The Fifties

by David Halberstam

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Last Updated on June 19, 2019, by eNotes Editorial. Word Count: 424

Journalist David Halberstam wrote a popular cultural, political, and social history of the US during the 1950s (though technically the book starts in 1948). He argues that even those who see the Fifties as a simpler, easier, or better time should recognize that everything that is seen as turbulent or troubled in the 1960s had its origins in the 1950s.

Halberstam begins with a brief summary of the major events prior to the 50s: Franklin Roosevelt's presidency, the New Deal, and World War II. He argues that the 50s truly began with Truman defeating Dewey in the 1948 elections, when nearly everyone expected Dewey to win. He continues next with Truman's firing of General Douglas MacArthur, commander of US forces during the Korean War, over MacArthur urging the use of nuclear weapons against China and North Korea. He then gives an overview of Dwight Eisenhower's presidency, when he was seen as a calming presence in a troubled world. However, Eisenhower did make the grievous mistake getting the US involved early in Vietnam, sending troops and money to French colonialists.

Much of the decade was marked by fear and paranoia about Communism. Senator Joseph McCarthy's notorious witch hunt—responsible for ruining thousands of lives in a search for imaginary Communists he never found—roiled US society for the first half of the decade until he was exposed on television by journalist Edward Murrow.

The decade was also marked by H-bomb testing that devastated a number of Pacific island homes and killed American troops with radiation in Nevada and elsewhere. Scientist Robert Oppenheimer was forced out even though he led the Manhattan Project, based on false accusations. The Soviets launched Sputnik, beginning the Space Race. The decade ended with Castro overthrowing the US sponsored dictator Batista in Cuba.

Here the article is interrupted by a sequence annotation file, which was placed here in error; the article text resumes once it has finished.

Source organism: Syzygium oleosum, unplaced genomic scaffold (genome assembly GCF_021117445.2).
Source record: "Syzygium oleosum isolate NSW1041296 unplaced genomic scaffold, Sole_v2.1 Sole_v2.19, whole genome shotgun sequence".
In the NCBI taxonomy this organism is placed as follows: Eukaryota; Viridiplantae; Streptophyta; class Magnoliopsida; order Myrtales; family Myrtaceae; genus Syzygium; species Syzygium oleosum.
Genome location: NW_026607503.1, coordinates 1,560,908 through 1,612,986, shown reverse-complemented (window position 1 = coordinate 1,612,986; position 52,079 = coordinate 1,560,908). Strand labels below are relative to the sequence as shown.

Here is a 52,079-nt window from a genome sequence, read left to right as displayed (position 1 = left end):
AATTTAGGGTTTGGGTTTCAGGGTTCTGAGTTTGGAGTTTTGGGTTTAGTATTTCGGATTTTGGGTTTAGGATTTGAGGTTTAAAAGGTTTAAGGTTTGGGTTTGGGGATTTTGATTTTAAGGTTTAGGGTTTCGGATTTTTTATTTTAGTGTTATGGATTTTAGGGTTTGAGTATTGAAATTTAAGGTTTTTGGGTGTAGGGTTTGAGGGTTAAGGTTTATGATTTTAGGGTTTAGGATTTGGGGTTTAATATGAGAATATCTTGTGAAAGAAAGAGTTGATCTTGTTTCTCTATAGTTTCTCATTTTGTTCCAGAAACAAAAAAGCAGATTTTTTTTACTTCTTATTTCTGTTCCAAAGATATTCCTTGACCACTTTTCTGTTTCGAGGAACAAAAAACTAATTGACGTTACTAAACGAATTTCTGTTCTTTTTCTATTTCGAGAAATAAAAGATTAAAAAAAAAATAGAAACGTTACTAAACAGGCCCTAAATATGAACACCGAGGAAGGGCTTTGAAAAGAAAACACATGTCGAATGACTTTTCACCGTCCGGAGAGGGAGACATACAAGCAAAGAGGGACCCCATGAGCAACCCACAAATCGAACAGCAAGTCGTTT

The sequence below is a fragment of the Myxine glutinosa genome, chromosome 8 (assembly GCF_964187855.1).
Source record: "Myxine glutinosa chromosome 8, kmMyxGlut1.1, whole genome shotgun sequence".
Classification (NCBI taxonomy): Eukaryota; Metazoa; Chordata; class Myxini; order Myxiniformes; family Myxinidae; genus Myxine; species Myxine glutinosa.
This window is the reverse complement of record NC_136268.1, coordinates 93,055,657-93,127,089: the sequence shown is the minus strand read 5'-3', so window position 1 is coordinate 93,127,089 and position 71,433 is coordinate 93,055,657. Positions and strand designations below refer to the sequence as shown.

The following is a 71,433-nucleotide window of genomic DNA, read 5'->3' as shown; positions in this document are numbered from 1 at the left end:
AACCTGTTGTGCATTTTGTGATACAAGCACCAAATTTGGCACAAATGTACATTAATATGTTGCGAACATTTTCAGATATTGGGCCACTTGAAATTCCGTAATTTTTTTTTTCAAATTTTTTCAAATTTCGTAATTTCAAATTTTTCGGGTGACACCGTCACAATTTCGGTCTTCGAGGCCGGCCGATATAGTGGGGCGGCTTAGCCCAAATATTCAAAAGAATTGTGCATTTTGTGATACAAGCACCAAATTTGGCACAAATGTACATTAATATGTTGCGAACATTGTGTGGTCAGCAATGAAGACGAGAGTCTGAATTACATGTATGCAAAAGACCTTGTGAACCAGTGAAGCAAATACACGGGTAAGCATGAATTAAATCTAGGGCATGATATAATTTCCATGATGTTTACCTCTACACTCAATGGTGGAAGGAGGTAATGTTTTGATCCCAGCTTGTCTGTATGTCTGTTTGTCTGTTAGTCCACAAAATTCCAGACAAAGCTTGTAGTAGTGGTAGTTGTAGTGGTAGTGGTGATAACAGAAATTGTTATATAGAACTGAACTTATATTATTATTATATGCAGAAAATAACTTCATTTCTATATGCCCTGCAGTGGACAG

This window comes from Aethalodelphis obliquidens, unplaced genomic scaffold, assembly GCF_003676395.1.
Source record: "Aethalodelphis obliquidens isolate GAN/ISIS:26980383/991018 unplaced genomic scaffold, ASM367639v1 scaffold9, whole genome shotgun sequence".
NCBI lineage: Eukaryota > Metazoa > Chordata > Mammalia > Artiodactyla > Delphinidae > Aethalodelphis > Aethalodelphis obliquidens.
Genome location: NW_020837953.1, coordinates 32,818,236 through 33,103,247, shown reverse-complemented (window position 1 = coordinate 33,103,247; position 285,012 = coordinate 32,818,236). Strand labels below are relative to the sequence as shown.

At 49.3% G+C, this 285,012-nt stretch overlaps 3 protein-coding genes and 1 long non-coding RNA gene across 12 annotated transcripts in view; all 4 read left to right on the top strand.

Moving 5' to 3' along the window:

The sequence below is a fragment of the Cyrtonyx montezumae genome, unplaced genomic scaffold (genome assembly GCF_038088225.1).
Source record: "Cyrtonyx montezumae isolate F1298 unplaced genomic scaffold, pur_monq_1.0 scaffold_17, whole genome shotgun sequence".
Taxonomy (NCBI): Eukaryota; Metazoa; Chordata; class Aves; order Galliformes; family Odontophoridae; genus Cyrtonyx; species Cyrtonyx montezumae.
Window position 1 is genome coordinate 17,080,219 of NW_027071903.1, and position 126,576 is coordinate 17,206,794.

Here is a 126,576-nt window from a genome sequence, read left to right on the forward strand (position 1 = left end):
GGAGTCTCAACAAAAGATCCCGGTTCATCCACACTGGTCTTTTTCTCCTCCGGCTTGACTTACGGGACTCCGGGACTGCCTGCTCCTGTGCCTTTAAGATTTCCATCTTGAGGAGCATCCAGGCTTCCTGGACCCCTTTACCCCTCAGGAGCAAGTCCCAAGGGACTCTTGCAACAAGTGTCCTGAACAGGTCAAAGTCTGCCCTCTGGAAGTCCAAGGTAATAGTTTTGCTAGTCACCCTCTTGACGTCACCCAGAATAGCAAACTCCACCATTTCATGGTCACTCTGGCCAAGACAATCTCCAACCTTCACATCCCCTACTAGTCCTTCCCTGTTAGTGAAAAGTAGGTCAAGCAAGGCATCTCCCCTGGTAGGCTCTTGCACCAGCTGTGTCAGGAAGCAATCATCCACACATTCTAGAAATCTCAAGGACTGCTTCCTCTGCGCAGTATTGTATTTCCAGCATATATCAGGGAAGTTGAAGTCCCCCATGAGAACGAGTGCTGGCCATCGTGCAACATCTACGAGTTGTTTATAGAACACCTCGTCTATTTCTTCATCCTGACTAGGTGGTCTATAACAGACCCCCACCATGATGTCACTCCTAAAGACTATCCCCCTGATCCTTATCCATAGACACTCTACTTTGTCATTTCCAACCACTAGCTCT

Hallberstam spends an equal amount of time on the civil rights movement, which actually began in the 1940s. His focus starts with Brown v. Board of Education, which resulted in the Supreme Court ordering the integration of schools. Eisenhower mostly stayed out of it (except in his act of sending troops to Little Rock to enforce integration there). The successful Montgomery bus boycott was when Martin Luther King first became known as a national figure, and its tactics were widely used in the larger movement.

Halberstam also looks at major cultural changes, including the advent of television, companies like McDonald's, the process of white flight to the suburbs, pop cultural elements like Elvis and rock music, and new innovations like birth control that would eventually lead to the sexual revolution.

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